Appraisal and mathematical properties of fragility analysis methods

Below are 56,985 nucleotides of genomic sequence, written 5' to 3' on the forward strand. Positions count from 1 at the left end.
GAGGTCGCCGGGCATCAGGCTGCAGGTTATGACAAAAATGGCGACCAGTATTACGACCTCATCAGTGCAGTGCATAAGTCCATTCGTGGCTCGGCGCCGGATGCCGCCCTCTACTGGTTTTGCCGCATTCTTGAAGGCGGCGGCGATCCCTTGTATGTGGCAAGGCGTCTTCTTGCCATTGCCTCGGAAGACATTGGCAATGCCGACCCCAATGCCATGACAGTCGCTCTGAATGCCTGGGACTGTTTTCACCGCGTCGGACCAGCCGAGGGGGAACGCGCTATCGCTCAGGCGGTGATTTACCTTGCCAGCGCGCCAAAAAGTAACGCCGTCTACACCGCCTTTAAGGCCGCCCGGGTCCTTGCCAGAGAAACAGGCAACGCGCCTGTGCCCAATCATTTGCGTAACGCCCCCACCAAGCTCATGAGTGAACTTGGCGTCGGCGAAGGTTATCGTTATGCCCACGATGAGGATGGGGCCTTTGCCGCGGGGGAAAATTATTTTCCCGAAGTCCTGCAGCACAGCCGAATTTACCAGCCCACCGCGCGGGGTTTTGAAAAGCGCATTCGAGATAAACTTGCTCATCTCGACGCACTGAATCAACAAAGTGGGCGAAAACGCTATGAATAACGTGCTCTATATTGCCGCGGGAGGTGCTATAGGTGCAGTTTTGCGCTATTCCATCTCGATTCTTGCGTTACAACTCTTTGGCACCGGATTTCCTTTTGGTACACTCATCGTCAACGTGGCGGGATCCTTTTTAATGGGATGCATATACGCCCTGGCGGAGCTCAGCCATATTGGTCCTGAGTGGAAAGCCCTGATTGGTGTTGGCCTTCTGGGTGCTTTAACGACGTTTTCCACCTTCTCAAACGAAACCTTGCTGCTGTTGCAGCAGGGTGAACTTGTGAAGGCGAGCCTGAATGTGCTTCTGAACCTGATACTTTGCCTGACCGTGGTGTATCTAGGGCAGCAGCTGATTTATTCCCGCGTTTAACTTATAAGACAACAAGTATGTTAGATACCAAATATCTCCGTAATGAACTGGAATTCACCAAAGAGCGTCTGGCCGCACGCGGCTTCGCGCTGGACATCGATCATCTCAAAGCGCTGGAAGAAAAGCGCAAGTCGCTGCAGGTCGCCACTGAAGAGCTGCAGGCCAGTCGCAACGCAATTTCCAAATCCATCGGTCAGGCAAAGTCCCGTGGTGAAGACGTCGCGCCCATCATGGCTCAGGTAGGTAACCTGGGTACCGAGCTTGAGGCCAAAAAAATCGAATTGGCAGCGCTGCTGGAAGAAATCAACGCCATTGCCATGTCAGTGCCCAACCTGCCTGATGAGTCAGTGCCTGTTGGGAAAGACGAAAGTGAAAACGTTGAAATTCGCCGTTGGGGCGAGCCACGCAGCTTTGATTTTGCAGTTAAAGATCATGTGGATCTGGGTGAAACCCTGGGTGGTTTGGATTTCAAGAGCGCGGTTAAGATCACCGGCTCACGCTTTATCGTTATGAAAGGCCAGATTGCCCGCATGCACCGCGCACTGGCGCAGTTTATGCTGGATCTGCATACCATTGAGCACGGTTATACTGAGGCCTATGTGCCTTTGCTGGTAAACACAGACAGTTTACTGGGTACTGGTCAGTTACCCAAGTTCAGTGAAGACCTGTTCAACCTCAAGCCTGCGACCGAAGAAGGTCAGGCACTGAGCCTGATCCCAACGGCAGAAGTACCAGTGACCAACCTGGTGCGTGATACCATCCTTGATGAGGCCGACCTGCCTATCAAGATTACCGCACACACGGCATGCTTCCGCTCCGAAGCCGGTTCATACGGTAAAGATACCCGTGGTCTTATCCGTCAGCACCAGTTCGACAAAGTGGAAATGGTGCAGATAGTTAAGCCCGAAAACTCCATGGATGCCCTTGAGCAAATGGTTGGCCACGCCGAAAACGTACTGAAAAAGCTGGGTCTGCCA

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Fragility analysis aims to compute the probabilities of a system exceeding certain damage conditions given different levels of hazard intensity. Fragility analysis is therefore a key process of performance-based earthquake engineering, with a number of approaches developed and widely recognized, including Incremental Dynamic Analysis (IDA), Multiple Stripe Analysis (MSA), and cloud analysis. Additionally, extended fragility analysis has recently been shown to possess important attributes of mathematical consistency and extensibility. This work provides a critical review of the different fragility methods by explaining the underlying probabilistic models and assumptions, as well as their connections to the extended fragility method. It is proven that IDA-based fragility curves provide an upper bound of the actual fragility, and cloud analysis manifests suboptimality issues arising from its underlying assumptions. MSA is identified to be a probit-linked Bernoulli regression model, similar to the one proposed by Shinozuka and coworkers. The latter, in turn, is shown to be a limiting subcase of the generalized linear model framework introduced within the extended fragility analysis. The paper first presents a simple case of one intensity measure and two damage condition states, and the discussion is subsequently extended to more general cases of multiple intensity measures and damage states. The discussed attributes are demonstrated in several numerical applications. Overall, this work aims to provide new insights on fragility methods, enabling efficient, accurate, and consistent estimations of structural performance, as well as promoting new research directions in earthquake engineering and other related fields.